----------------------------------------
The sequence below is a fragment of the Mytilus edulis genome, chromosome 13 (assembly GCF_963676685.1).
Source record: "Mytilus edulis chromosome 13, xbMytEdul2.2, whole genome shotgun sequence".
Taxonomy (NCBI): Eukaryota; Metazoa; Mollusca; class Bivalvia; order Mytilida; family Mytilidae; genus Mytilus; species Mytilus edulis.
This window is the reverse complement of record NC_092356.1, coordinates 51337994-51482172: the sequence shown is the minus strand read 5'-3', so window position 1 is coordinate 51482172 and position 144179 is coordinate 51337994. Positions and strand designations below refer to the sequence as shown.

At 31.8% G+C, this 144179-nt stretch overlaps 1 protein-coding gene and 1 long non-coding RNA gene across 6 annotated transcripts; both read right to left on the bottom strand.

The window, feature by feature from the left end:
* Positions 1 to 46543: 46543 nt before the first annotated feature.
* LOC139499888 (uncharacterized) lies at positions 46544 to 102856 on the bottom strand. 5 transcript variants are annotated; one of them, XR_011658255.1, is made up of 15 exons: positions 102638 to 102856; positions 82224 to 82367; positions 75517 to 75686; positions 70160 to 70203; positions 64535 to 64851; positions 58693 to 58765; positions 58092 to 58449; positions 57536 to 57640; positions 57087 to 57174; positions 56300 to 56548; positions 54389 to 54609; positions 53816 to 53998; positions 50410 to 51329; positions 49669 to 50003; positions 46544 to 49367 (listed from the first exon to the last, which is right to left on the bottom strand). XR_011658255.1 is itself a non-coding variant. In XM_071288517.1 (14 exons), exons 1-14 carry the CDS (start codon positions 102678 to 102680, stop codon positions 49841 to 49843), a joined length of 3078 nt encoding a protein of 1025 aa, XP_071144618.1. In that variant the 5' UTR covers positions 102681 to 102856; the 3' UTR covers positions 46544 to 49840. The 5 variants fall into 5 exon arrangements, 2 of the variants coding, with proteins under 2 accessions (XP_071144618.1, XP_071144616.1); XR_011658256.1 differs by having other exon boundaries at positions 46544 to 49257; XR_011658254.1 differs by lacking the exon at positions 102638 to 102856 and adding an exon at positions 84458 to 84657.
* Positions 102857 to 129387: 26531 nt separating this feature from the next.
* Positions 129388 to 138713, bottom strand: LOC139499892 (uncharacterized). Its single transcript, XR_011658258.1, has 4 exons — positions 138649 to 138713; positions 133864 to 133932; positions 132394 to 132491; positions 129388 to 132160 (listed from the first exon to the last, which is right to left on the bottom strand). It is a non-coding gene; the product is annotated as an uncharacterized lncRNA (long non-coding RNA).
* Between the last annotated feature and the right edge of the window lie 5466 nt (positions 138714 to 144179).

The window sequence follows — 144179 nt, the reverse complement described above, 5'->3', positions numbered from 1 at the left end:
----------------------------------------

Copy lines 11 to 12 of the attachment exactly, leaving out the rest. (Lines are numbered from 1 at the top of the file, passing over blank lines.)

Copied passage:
* Between the last annotated feature and the right edge of the window lie 5466 nt (positions 138714 to 144179).

The window sequence follows — 144179 nt, the reverse complement described above, 5'->3', positions numbered from 1 at the left end: